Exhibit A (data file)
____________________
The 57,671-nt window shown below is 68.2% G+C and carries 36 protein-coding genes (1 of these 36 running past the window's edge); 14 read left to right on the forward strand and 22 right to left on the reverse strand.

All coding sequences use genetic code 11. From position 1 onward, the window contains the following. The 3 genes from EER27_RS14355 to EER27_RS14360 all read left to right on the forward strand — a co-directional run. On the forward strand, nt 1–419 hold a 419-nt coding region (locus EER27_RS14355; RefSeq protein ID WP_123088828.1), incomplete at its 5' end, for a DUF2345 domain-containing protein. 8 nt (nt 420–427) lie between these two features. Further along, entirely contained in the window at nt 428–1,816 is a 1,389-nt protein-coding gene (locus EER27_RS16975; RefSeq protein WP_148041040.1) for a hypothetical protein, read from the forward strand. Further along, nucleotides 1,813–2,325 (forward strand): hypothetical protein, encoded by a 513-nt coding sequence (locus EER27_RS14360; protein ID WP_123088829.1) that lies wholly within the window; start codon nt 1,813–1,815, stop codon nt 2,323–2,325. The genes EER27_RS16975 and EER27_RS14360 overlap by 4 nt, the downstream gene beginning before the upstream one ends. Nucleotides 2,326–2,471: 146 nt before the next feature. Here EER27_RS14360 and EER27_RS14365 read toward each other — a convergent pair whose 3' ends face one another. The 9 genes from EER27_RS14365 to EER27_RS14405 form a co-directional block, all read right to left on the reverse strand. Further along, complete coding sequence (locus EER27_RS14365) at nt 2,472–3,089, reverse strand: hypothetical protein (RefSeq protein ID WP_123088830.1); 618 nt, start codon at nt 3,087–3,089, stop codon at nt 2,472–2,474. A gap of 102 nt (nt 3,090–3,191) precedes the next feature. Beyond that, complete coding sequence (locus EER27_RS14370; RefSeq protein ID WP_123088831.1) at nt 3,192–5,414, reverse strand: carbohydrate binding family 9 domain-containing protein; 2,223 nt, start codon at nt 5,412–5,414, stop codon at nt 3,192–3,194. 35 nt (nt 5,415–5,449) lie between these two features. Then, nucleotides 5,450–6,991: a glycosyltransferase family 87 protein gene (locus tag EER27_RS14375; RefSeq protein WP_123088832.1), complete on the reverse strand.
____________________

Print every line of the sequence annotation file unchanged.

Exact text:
The 57,671-nt window shown below is 68.2% G+C and carries 36 protein-coding genes (1 of these 36 running past the window's edge); 14 read left to right on the forward strand and 22 right to left on the reverse strand.

All coding sequences use genetic code 11. From position 1 onward, the window contains the following. The 3 genes from EER27_RS14355 to EER27_RS14360 all read left to right on the forward strand — a co-directional run. On the forward strand, nt 1–419 hold a 419-nt coding region (locus EER27_RS14355; RefSeq protein ID WP_123088828.1), incomplete at its 5' end, for a DUF2345 domain-containing protein. 8 nt (nt 420–427) lie between these two features. Further along, entirely contained in the window at nt 428–1,816 is a 1,389-nt protein-coding gene (locus EER27_RS16975; RefSeq protein WP_148041040.1) for a hypothetical protein, read from the forward strand. Further along, nucleotides 1,813–2,325 (forward strand): hypothetical protein, encoded by a 513-nt coding sequence (locus EER27_RS14360; protein ID WP_123088829.1) that lies wholly within the window; start codon nt 1,813–1,815, stop codon nt 2,323–2,325. The genes EER27_RS16975 and EER27_RS14360 overlap by 4 nt, the downstream gene beginning before the upstream one ends. Nucleotides 2,326–2,471: 146 nt before the next feature. Here EER27_RS14360 and EER27_RS14365 read toward each other — a convergent pair whose 3' ends face one another. The 9 genes from EER27_RS14365 to EER27_RS14405 form a co-directional block, all read right to left on the reverse strand. Further along, complete coding sequence (locus EER27_RS14365) at nt 2,472–3,089, reverse strand: hypothetical protein (RefSeq protein ID WP_123088830.1); 618 nt, start codon at nt 3,087–3,089, stop codon at nt 2,472–2,474. A gap of 102 nt (nt 3,090–3,191) precedes the next feature. Beyond that, complete coding sequence (locus EER27_RS14370; RefSeq protein ID WP_123088831.1) at nt 3,192–5,414, reverse strand: carbohydrate binding family 9 domain-containing protein; 2,223 nt, start codon at nt 5,412–5,414, stop codon at nt 3,192–3,194. 35 nt (nt 5,415–5,449) lie between these two features. Then, nucleotides 5,450–6,991: a glycosyltransferase family 87 protein gene (locus tag EER27_RS14375; RefSeq protein WP_123088832.1), complete on the reverse strand.